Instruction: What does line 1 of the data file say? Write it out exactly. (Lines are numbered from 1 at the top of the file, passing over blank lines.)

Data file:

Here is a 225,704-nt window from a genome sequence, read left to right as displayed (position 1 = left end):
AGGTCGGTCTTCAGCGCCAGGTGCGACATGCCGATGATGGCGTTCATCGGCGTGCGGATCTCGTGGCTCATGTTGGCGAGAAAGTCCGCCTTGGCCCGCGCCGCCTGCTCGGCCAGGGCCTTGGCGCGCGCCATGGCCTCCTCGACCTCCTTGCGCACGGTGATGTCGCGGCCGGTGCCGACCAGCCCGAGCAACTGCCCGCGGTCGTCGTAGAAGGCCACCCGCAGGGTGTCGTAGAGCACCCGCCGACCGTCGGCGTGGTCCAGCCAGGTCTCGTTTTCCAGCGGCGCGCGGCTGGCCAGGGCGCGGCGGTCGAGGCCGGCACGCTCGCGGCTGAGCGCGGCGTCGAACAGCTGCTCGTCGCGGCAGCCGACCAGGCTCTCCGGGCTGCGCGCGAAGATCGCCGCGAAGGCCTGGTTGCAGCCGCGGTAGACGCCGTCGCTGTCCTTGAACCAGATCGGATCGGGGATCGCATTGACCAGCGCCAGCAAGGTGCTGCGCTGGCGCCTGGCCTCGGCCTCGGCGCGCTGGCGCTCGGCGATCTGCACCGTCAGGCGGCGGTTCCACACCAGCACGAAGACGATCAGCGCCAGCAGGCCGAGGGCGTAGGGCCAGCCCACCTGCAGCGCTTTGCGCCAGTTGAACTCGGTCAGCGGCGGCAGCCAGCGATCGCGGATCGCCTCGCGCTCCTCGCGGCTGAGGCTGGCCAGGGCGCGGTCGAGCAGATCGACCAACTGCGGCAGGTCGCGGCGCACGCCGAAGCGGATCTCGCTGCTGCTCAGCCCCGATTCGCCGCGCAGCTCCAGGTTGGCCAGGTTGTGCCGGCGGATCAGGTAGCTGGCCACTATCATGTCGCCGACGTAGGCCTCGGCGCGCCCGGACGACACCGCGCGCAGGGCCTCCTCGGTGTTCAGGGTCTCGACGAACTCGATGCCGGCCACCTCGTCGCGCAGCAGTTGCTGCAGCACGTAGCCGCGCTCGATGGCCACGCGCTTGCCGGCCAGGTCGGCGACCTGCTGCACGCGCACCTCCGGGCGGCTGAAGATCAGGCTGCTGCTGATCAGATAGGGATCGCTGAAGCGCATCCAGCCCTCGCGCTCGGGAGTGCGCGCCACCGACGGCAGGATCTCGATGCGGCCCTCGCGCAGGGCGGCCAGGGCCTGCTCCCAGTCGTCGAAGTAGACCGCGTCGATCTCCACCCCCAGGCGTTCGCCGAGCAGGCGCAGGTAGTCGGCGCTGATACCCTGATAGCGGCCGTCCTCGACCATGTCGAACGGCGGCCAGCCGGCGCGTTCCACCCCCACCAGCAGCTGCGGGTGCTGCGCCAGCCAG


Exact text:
Here is a 225,704-nt window from a genome sequence, read left to right as displayed (position 1 = left end):